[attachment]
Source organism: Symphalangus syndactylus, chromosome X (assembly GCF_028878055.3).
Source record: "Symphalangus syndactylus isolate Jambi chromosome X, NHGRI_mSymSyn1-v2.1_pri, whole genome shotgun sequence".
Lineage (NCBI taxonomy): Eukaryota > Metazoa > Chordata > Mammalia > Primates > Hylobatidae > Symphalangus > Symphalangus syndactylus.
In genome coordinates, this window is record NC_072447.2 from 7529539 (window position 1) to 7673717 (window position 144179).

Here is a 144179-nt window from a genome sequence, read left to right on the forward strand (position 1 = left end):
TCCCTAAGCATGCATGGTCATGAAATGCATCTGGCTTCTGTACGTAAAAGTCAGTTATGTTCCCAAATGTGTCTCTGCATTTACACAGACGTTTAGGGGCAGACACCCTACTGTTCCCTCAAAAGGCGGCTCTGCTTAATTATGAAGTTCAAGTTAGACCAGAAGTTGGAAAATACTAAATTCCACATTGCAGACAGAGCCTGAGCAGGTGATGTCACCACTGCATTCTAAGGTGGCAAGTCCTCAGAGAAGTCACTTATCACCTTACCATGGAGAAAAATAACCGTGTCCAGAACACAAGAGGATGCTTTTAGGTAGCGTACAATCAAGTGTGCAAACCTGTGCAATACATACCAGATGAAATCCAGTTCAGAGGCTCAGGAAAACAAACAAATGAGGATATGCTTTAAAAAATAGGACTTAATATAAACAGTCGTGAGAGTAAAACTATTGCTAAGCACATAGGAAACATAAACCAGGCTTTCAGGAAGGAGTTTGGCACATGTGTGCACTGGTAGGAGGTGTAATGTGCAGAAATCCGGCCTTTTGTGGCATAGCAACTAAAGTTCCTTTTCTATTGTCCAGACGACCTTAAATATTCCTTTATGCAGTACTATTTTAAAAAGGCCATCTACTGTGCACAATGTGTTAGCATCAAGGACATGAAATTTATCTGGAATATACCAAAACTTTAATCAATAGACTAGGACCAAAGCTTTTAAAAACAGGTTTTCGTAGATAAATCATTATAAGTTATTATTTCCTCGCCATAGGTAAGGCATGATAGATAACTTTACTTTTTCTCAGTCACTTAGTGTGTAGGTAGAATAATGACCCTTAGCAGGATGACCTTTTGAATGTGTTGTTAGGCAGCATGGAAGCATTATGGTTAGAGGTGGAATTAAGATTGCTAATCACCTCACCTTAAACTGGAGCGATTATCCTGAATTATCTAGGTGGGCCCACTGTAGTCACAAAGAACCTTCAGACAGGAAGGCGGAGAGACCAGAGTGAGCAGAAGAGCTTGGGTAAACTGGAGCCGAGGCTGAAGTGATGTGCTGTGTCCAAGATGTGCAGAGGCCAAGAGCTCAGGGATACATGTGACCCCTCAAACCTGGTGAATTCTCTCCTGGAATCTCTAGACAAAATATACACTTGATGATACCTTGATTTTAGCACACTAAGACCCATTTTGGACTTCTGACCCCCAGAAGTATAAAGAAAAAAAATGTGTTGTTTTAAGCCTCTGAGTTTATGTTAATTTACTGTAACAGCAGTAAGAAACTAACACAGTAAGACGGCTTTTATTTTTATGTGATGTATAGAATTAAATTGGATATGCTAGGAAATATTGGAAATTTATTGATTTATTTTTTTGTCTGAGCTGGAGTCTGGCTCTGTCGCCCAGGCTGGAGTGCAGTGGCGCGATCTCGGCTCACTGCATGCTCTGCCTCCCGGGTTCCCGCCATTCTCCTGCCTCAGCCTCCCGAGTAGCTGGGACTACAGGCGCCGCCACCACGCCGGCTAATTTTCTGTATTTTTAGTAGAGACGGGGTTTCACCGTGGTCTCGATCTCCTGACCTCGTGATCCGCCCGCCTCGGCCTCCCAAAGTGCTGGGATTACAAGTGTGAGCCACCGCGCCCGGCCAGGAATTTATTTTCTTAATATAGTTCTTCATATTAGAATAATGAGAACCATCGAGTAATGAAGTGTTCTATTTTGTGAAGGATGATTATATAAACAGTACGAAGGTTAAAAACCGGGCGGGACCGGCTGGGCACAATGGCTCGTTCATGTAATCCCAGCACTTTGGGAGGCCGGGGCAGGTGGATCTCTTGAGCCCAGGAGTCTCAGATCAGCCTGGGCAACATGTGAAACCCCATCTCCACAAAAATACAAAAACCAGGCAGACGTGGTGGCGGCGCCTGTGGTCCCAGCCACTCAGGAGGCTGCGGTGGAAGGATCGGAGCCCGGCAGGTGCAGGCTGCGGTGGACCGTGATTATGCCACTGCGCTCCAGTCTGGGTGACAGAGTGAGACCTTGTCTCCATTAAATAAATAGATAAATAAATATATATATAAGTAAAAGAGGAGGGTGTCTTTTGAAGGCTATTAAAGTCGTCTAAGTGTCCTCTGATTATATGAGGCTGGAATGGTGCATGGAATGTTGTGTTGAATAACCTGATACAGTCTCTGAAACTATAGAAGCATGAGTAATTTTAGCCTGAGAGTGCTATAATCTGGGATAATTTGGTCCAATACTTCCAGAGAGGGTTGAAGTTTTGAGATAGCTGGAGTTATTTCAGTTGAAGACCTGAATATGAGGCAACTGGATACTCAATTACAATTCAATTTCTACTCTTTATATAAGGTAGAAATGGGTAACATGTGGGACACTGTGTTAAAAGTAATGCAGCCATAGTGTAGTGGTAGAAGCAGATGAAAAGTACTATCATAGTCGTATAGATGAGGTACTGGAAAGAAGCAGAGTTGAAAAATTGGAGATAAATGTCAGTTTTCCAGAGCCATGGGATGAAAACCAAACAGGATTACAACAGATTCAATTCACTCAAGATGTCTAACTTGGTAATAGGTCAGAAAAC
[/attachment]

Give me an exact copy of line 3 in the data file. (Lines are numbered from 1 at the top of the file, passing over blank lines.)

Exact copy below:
Lineage (NCBI taxonomy): Eukaryota > Metazoa > Chordata > Mammalia > Primates > Hylobatidae > Symphalangus > Symphalangus syndactylus.